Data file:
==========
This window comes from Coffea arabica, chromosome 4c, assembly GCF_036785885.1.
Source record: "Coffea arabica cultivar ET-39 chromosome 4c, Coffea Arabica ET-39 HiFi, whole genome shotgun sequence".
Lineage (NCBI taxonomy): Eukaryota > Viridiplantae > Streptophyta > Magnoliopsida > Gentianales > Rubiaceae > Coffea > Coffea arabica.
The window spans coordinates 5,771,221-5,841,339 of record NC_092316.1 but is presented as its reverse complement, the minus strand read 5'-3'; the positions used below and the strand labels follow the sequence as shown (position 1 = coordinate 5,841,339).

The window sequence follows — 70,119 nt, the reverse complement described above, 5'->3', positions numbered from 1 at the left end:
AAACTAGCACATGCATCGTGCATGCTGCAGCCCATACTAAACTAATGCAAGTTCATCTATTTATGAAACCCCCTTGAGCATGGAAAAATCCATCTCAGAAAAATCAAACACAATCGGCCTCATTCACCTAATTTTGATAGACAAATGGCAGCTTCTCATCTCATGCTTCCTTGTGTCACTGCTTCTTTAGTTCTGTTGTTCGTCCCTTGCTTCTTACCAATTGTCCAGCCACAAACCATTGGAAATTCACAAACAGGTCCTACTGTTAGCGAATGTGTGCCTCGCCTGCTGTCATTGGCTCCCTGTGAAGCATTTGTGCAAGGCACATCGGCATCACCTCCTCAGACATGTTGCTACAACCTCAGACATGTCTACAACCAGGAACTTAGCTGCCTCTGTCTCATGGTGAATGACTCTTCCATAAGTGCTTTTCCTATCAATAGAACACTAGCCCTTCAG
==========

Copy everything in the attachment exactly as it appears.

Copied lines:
This window comes from Coffea arabica, chromosome 4c, assembly GCF_036785885.1.
Source record: "Coffea arabica cultivar ET-39 chromosome 4c, Coffea Arabica ET-39 HiFi, whole genome shotgun sequence".
Lineage (NCBI taxonomy): Eukaryota > Viridiplantae > Streptophyta > Magnoliopsida > Gentianales > Rubiaceae > Coffea > Coffea arabica.
The window spans coordinates 5,771,221-5,841,339 of record NC_092316.1 but is presented as its reverse complement, the minus strand read 5'-3'; the positions used below and the strand labels follow the sequence as shown (position 1 = coordinate 5,841,339).

The window sequence follows — 70,119 nt, the reverse complement described above, 5'->3', positions numbered from 1 at the left end:
AAACTAGCACATGCATCGTGCATGCTGCAGCCCATACTAAACTAATGCAAGTTCATCTATTTATGAAACCCCCTTGAGCATGGAAAAATCCATCTCAGAAAAATCAAACACAATCGGCCTCATTCACCTAATTTTGATAGACAAATGGCAGCTTCTCATCTCATGCTTCCTTGTGTCACTGCTTCTTTAGTTCTGTTGTTCGTCCCTTGCTTCTTACCAATTGTCCAGCCACAAACCATTGGAAATTCACAAACAGGTCCTACTGTTAGCGAATGTGTGCCTCGCCTGCTGTCATTGGCTCCCTGTGAAGCATTTGTGCAAGGCACATCGGCATCACCTCCTCAGACATGTTGCTACAACCTCAGACATGTCTACAACCAGGAACTTAGCTGCCTCTGTCTCATGGTGAATGACTCTTCCATAAGTGCTTTTCCTATCAATAGAACACTAGCCCTTCAG